An expert discussion on strengths-based approaches in autism

Anna Urbanowicz (Contributor), Christina Nicolaidis (Contributor), Jac den Houting, Stephen M. Shore, Katie Gaudion, Sonya Girdler, Ralph James Savarese

    Research output: Contribution to journalArticle

    Abstract

    Historically autism research and practice has been deficit focused. Only in recent years have we seen a shift away from deficit-based approaches toward strengths-based approaches. Current literature now includes work exploring and using strengths-based approaches in autism in a variety of clinical and research contexts. For example, clinical guidance for autism diagnostic assessments recommends using a strengths-focused approach to ensure that the strengths, skills, and interests of the individual are recognized.1 Research has explored the use of strength-based language by multidisciplinary clinicians in autism diagnostic reports,2 the use of strengths-based interventions to support young autistic adults prepare for leaving school,3 and called for new strength-based models for aging well on the autism spectrum.4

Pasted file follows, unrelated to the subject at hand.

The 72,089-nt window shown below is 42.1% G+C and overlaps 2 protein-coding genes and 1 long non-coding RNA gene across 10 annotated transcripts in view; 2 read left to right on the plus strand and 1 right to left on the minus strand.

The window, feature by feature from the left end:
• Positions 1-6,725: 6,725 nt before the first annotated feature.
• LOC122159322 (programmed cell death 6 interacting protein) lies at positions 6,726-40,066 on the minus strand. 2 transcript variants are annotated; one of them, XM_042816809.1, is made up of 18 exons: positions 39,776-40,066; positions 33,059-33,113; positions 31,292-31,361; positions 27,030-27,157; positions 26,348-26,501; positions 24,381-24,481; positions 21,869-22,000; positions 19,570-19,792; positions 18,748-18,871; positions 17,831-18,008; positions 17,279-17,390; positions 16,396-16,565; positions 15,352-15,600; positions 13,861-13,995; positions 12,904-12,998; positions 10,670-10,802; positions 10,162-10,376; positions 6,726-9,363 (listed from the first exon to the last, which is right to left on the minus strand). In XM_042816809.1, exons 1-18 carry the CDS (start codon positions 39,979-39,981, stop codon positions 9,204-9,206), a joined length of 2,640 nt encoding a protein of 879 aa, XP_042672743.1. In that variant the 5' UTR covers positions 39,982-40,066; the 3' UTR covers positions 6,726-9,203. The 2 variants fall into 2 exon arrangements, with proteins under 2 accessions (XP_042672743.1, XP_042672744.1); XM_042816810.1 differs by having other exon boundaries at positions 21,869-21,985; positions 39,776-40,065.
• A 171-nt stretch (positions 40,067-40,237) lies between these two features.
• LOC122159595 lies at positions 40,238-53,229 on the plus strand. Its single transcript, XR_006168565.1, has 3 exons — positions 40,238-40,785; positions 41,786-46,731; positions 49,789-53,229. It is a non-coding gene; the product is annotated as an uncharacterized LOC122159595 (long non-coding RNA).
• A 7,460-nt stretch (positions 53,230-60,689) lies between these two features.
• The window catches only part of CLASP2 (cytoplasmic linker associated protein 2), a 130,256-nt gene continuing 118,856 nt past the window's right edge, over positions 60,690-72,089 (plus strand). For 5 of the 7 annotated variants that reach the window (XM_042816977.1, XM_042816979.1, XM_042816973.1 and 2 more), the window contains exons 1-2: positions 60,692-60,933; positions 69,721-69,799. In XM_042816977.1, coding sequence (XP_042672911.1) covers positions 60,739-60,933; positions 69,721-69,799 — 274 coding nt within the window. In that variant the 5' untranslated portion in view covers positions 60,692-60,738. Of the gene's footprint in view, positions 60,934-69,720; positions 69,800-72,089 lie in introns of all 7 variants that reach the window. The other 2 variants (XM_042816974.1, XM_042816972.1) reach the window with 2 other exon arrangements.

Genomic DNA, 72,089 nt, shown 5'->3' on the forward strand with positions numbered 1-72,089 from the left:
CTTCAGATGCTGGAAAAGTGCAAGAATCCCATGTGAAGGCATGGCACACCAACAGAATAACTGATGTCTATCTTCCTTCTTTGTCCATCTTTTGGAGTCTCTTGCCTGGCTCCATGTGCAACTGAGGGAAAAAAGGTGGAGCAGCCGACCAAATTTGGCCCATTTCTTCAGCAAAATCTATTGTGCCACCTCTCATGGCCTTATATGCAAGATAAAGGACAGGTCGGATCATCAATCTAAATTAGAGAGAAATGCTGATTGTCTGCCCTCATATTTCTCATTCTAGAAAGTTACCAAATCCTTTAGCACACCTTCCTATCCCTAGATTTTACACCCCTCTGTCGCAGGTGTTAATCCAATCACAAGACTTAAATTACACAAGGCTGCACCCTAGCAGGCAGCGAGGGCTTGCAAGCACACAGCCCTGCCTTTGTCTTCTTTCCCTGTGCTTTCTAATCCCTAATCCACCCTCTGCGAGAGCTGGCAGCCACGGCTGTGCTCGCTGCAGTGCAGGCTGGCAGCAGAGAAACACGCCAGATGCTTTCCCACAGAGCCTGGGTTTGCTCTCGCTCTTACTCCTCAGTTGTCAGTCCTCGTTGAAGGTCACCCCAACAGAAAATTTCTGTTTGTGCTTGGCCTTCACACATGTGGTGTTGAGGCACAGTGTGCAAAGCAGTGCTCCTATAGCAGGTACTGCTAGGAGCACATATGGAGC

Our editorial board feels strongly about adopting a strengths-based approach in Autism in Adulthood. That is why our author guidelines specify to use strengths-based language in favor of deficits-based language. For example “typically developing” or “nonautistic” rather than “healthy” or “normal”; “autistic traits” “characteristics of autism,” or “features of autism” instead of “symptoms of autism”; and “communication differences” instead of “communication deficits.”

    Although there has been an uptake of strengths-based approaches in autism research and practice of late, we still lack a nuanced understanding of these approaches; what defines a strengths-based approach? What are the downsides to using strengths-based approaches? How do strengths-based approaches affect the way we research autism and work with autistic individuals clinically? How do they affect autistic individuals’ lives? To help answer these and other questions, we brought together five panelists from across the globe with different perspectives and expertise in strengths-based approaches. Following is a transcript of our discussion, with minor edits for clarity.
    Original languageEnglish
    Pages (from-to)82-89
    Number of pages8
    JournalAutism in Adulthood
    Volume1
    Issue number2
    DOIs
    Publication statusPublished - Jun 2019

    Fingerprint Dive into the research topics of 'An expert discussion on strengths-based approaches in autism'. Together they form a unique fingerprint.

    Cite this